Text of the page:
Five multimillion-dollar yachts involved in the Volvo Ocean Race left on an armed ship on Wednesday to be transported through an area of the Indian Ocean because of the threat of piracy.
The decision to load and ship the boats part of the way — with the waters deemed too dangerous to sail — is unprecedented in the sport, organizers said.
The 13.6 tonne yachts with their 31m masts still in place were hoisted up and placed in custom-built cradles on board the ship at an undisclosed “safe haven” port in the Indian Ocean.
“Boats are built to go in the water, not the air, so this operation scared me,” said Iker Martinez, the Spanish skipper of leading boat Telefonica. “A lot can go wrong very quickly when you’re hauling these super-fragile boats around.”
The custom-designed yachts cost about US$10 million each to build, but to the round-the-world race, they are invaluable.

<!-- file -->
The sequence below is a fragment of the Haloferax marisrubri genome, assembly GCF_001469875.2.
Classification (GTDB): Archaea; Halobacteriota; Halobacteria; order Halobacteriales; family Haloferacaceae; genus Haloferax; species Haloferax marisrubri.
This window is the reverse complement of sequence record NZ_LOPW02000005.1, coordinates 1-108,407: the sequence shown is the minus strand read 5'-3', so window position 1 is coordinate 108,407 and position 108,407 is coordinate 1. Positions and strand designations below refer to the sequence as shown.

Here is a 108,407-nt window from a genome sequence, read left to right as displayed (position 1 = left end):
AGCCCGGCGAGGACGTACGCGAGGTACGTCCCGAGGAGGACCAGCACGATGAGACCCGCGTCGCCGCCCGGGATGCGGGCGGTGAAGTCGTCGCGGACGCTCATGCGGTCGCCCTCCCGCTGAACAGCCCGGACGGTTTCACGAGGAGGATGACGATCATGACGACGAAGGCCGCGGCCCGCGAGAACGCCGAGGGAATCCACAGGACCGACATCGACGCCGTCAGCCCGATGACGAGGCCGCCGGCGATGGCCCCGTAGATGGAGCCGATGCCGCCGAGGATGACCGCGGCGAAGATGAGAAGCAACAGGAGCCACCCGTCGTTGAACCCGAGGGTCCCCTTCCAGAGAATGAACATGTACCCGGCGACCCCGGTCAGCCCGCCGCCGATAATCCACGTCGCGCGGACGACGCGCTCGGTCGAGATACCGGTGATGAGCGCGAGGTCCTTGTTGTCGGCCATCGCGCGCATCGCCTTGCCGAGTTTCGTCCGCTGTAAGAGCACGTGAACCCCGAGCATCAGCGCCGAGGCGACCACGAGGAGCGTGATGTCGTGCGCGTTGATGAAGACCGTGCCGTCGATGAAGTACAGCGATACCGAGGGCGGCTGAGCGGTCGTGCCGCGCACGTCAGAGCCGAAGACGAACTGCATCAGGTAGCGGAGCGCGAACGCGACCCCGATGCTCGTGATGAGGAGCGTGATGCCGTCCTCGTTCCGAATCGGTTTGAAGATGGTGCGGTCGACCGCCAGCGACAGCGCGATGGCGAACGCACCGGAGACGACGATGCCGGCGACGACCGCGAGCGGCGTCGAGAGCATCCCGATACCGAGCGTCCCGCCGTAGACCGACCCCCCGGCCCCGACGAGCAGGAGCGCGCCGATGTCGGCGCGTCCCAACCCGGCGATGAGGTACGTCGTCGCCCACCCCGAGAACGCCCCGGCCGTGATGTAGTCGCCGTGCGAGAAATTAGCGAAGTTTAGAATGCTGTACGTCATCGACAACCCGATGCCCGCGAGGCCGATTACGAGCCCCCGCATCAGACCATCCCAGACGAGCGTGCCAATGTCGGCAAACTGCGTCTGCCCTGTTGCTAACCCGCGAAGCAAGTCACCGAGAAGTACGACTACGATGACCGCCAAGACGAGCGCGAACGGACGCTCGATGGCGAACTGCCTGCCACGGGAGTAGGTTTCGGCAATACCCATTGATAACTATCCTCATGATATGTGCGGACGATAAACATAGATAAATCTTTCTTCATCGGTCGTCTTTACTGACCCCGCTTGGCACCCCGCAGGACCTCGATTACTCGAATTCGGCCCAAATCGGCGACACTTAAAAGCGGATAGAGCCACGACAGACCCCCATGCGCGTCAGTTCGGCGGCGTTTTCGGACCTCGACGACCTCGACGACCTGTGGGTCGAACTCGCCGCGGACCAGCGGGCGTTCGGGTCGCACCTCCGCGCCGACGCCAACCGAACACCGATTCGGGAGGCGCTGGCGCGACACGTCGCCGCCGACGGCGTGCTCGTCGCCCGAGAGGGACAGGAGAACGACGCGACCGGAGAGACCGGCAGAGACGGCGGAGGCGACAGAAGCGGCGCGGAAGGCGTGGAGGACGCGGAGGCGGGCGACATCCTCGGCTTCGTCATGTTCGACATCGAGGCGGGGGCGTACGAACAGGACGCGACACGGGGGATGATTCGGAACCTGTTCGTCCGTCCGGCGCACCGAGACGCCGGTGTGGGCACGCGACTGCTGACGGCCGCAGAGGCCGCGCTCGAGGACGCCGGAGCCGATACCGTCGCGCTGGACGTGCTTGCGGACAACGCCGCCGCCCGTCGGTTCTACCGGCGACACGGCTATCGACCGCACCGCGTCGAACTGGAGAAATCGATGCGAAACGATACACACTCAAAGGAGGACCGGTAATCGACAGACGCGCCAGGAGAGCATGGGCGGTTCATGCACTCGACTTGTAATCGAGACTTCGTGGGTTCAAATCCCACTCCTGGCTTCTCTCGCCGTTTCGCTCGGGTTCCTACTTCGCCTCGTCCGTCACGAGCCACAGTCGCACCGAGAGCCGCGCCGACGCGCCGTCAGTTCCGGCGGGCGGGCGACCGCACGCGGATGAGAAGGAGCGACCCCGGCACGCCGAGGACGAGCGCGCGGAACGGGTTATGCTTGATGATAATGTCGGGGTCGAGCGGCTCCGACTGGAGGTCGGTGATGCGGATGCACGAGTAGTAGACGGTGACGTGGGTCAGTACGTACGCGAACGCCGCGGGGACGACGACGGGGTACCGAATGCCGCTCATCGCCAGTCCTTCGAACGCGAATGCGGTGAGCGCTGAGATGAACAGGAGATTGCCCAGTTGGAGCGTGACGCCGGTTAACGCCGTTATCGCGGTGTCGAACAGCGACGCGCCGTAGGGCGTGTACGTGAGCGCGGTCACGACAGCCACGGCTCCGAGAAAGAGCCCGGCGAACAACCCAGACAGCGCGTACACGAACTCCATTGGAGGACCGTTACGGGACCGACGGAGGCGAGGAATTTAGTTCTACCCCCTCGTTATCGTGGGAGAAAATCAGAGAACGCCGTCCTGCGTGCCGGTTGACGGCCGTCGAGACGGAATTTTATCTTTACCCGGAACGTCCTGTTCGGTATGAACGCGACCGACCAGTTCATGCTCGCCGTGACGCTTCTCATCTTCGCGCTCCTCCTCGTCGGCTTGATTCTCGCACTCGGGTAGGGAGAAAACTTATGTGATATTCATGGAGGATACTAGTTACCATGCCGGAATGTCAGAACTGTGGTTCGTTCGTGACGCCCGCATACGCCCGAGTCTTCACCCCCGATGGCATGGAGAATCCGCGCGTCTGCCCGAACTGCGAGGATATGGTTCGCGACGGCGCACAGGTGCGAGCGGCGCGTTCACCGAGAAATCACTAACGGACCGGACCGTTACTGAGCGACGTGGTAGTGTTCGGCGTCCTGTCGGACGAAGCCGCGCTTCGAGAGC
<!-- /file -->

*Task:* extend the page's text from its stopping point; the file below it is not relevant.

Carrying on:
The latest measure is part of a multifaceted plan that includes the introduction of a large exclusion zone to keep the boats from sailing through dangerous waters near Somalia’s coast and a so-called “stealth zone” to keep the identity of the stop-off port secret.
Loading the yachts on board the armed ship and transporting them to Sharjah in the northern United Arab Emirates is the biggest and most expensive step in the plan, with a cost of about US$1 million to organizers.
The teams are expected to arrive at the location within six days and complete the leg with a short sprint into Abu Dhabi in the first week of next month.
Spain’s Team Telefonica lead the race by seven points from Camper after snatching victory from their chief rivals in the first stage of Leg 2. French team Groupama are third.
The race is due to finish in Galway, Ireland, in July after taking the teams more than 39,000 nautical miles (72,228km) around the world.